November 16, 2015

Por la Hermana Sister Karen Donahue, RSM

Sisters Cora Marie and Rose Marie discuss strategies for dismantling racism at a recent anti-racism workshop.

La palabra «racismo» no aparece en «Laudato Si’». A primera vista esto parece ser una omisión grave. Sin embargo, creo que el Papa Francisco nos llama a una conversión más profunda y esencial si vamos a desmantelar el racismo.

Como mujer blanca, he tenido que enfrentar mi superioridad racial interiorizada y profundizar mi comprensión de cómo los sistemas económicos, políticos y culturales funcionan para mi beneficio y el de otras personas blancas.   Read More »

The Declaration of Independence: A Dream Deferred for Many

July 3, 2014

By Sister Karen D., member of Mercy’s anti-racism team

cc license (BY-NC-SA) flickr photo shared by John Dalton

cc license (BY-NC-SA) flickr photo shared by John Dalton

Makeshift tents are popping up at intersections offering a full range of fireworks. Red, white and blue-frosted cupcakes grace supermarket shelves. The sound of firecrackers can be heard echoing in the distance. For Americans these are all unambiguous signs that the Fourth of July, the annual celebration of freedom commemorating the signing of the Declaration of Independence, is just around the corner.

Like many, I have taken pride in those noble words of the Declaration:

We hold these truths to be self-evident, that all men are created equal, that they are endowed by their Creator with certain unalienable Rights, that among these are Life, Liberty and the pursuit of Happiness.

However, my experiences as a member of the Sisters of Mercy’s Anti-Racism Team has made me aware of the structural racism that is embedded in the very foundations of our country, prompting me to look at the Declaration with new eyes.   Read More »

Responding to the plight of immigrants in Michigan

May 20, 2013

By Sister Karen D.

God’s love has no borders!

Immigration reform must be just.

Stop Deportations Stop Ripping Families ApartEach Wednesday morning at 7:30 a.m. a small group of us gather on the corner of Jefferson and Mt Elliott in downtown Detroit to remind motorists (and a few pedestrians) that immigration reform must be just. We hold a sign with this message and say the rosary for the thousands of immigrants held in jails, prisons and detention centers across the country. This site was chosen because it is the location of the Detroit offices of the Department of Homeland Security, the government agency that has jurisdiction over immigration. Read More »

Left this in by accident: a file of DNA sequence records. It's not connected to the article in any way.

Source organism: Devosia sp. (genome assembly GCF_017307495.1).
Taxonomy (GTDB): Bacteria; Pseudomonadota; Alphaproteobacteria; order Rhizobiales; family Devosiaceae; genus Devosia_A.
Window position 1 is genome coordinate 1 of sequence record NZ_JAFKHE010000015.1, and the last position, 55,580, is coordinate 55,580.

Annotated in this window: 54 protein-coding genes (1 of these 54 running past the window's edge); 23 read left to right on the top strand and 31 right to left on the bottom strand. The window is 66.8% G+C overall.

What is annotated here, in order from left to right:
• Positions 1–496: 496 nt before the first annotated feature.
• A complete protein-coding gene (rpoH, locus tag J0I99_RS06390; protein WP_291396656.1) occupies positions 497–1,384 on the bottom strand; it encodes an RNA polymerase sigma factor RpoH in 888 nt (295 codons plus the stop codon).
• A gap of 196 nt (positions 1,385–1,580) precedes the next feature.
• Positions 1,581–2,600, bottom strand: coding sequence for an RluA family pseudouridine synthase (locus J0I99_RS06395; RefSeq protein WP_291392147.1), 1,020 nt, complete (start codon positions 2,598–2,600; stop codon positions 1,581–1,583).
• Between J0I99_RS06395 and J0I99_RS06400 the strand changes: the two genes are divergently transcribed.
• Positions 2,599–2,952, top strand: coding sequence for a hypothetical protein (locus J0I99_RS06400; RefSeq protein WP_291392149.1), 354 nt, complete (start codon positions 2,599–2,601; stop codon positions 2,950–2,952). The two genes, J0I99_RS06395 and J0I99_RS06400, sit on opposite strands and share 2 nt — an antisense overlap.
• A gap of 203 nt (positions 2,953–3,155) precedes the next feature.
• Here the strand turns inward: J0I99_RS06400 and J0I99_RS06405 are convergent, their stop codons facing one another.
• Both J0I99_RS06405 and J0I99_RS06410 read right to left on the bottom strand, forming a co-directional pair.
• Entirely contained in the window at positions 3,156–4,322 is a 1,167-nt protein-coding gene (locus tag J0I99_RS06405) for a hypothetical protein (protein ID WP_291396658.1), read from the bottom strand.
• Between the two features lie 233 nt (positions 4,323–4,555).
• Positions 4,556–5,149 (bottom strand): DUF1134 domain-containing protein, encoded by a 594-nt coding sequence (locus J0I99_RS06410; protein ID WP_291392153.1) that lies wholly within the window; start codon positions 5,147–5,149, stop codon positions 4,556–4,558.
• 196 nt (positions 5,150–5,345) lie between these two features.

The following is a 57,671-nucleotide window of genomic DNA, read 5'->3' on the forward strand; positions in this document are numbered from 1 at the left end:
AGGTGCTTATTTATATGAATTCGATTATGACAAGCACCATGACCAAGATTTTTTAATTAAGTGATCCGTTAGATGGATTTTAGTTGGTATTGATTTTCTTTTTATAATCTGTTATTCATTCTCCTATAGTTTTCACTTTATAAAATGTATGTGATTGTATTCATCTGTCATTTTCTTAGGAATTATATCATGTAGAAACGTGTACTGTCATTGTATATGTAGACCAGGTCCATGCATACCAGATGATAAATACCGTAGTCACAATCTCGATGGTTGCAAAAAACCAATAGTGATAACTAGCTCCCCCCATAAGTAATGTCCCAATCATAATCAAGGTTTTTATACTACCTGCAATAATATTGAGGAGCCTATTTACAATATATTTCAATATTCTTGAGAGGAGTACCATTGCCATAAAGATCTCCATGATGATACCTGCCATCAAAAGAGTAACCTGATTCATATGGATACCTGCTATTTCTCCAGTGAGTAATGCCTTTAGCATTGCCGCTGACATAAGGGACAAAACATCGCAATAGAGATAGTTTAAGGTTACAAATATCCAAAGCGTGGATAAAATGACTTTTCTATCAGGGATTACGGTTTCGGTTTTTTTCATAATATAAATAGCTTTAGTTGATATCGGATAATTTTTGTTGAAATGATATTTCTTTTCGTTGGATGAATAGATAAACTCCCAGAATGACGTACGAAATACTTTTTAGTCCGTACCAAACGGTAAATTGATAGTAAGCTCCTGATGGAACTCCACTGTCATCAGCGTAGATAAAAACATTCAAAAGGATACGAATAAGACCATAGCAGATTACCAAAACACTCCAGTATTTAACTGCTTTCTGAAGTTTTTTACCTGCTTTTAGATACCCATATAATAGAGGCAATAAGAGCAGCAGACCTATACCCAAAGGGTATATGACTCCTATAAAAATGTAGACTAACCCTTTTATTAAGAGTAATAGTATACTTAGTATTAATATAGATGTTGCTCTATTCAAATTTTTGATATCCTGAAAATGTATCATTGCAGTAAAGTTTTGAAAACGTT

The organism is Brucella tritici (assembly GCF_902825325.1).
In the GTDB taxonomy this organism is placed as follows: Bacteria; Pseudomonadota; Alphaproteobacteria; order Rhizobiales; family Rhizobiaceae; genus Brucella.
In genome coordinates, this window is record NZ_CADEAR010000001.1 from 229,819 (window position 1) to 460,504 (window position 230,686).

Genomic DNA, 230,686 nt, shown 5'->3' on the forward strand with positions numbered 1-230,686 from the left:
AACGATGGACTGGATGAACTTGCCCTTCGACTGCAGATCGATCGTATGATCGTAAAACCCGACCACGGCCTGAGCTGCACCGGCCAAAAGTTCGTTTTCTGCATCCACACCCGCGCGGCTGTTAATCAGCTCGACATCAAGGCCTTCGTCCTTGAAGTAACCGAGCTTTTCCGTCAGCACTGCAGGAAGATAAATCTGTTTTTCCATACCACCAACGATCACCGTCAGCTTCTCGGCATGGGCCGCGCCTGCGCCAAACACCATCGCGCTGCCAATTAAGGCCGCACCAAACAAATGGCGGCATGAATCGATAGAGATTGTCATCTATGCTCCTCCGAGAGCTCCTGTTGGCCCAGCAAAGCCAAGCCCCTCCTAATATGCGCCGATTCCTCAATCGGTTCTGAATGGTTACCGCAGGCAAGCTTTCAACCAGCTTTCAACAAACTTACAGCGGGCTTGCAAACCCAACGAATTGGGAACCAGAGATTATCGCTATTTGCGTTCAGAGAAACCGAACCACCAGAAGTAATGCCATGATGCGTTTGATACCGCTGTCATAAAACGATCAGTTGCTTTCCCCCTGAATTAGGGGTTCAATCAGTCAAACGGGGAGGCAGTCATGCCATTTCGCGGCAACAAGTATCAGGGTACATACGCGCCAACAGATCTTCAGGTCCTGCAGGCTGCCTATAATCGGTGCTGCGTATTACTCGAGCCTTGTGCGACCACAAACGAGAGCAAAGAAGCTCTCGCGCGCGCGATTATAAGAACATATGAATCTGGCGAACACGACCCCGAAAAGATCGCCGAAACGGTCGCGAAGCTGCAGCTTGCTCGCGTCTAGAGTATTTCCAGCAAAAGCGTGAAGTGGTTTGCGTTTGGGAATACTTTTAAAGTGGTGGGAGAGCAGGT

Is this the fast that I seek? (Isaiah 58: 5)

March 30, 2012

By Sister Karen D.

This challenging question from the Prophet Isaiah provided the backdrop for Ecumenical Advocacy Days 2012, held in Washington,D.C., March 23-26, 2012. More than seven hundred people representing mostly Christian denominations gathered to reflect on our current political reality and commit to action.

At a time when appeals to religion are playing a huge roll in our political process, speaker after speaker called us to examine closely what is understood by religion in these contexts. They reminded us that the scriptural call is clear: We must break unjust fetters, undo the thongs of the yoke, let the oppressed go free, share our bread with the hungry, clothe the naked and shelter the homeless poor. (Isaiah 58: 6-7)

Read More »

Religious Investors Address Trafficking at Super Bowl

January 11, 2012

By Sister Karen D.

PKing/Flickr

Since major sporting events are occasions for increased human trafficking activity, the Coalition for Corporate Responsibility in Indiana and Michigan (CCRIM) will be contacting all of the hotels within a 50-mile radius of the location of the 2012 Super Bowl in Indianapolis. The Sisters of Mercy belong to CCRIM through Mercy Investment Services, the single investment program for the Institute and sponsored ministries. Read More »

Mercy Comes Alive on Iowa Campus

October 5, 2011

By Sister Karen D.

The Sisters of Mercy’s Critical Concerns came alive during discussions, classroom presentations and research projects throughout Mercy Mission Week at Mount Mercy University in Cedar Rapids, Iowa.

Sister Jeanne and I, members of the Justice Team for the West Midwest Community, participated in the variety of activities that week that highlight the Mercy charism and introduce students to the Critical Concerns. The Critical Concerns are Earth, immigration, nonviolence, racism and women. Read More »